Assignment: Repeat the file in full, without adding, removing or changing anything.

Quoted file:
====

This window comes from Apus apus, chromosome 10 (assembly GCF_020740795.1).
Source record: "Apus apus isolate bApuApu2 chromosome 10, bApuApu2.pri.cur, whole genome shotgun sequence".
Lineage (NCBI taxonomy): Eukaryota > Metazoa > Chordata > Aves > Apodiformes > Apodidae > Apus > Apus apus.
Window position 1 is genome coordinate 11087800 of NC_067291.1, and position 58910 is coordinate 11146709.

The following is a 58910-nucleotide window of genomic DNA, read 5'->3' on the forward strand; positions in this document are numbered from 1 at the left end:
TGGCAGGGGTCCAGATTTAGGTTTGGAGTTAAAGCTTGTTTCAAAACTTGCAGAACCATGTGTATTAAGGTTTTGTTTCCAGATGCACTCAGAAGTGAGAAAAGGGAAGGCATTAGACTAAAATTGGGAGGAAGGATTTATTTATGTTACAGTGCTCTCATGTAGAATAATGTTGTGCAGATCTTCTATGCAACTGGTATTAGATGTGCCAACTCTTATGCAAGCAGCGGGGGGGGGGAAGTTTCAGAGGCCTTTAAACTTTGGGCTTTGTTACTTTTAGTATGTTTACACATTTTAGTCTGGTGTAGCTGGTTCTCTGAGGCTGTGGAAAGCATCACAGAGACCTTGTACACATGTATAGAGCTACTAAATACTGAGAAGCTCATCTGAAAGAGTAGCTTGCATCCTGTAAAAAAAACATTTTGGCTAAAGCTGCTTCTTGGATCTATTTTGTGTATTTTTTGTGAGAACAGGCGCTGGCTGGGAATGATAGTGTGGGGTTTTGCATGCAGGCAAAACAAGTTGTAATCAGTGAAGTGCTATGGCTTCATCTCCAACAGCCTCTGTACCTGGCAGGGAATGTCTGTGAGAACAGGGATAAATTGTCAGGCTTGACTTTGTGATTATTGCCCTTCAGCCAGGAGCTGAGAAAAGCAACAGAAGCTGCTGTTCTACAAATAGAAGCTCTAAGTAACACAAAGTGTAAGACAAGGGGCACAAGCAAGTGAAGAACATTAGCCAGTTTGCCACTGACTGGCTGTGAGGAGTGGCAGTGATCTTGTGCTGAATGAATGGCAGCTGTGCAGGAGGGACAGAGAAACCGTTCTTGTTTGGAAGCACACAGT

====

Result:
This window comes from Apus apus, chromosome 10 (assembly GCF_020740795.1).
Source record: "Apus apus isolate bApuApu2 chromosome 10, bApuApu2.pri.cur, whole genome shotgun sequence".
Lineage (NCBI taxonomy): Eukaryota > Metazoa > Chordata > Aves > Apodiformes > Apodidae > Apus > Apus apus.
Window position 1 is genome coordinate 11087800 of NC_067291.1, and position 58910 is coordinate 11146709.

The following is a 58910-nucleotide window of genomic DNA, read 5'->3' on the forward strand; positions in this document are numbered from 1 at the left end:
TGGCAGGGGTCCAGATTTAGGTTTGGAGTTAAAGCTTGTTTCAAAACTTGCAGAACCATGTGTATTAAGGTTTTGTTTCCAGATGCACTCAGAAGTGAGAAAAGGGAAGGCATTAGACTAAAATTGGGAGGAAGGATTTATTTATGTTACAGTGCTCTCATGTAGAATAATGTTGTGCAGATCTTCTATGCAACTGGTATTAGATGTGCCAACTCTTATGCAAGCAGCGGGGGGGGGGAAGTTTCAGAGGCCTTTAAACTTTGGGCTTTGTTACTTTTAGTATGTTTACACATTTTAGTCTGGTGTAGCTGGTTCTCTGAGGCTGTGGAAAGCATCACAGAGACCTTGTACACATGTATAGAGCTACTAAATACTGAGAAGCTCATCTGAAAGAGTAGCTTGCATCCTGTAAAAAAAACATTTTGGCTAAAGCTGCTTCTTGGATCTATTTTGTGTATTTTTTGTGAGAACAGGCGCTGGCTGGGAATGATAGTGTGGGGTTTTGCATGCAGGCAAAACAAGTTGTAATCAGTGAAGTGCTATGGCTTCATCTCCAACAGCCTCTGTACCTGGCAGGGAATGTCTGTGAGAACAGGGATAAATTGTCAGGCTTGACTTTGTGATTATTGCCCTTCAGCCAGGAGCTGAGAAAAGCAACAGAAGCTGCTGTTCTACAAATAGAAGCTCTAAGTAACACAAAGTGTAAGACAAGGGGCACAAGCAAGTGAAGAACATTAGCCAGTTTGCCACTGACTGGCTGTGAGGAGTGGCAGTGATCTTGTGCTGAATGAATGGCAGCTGTGCAGGAGGGACAGAGAAACCGTTCTTGTTTGGAAGCACACAGT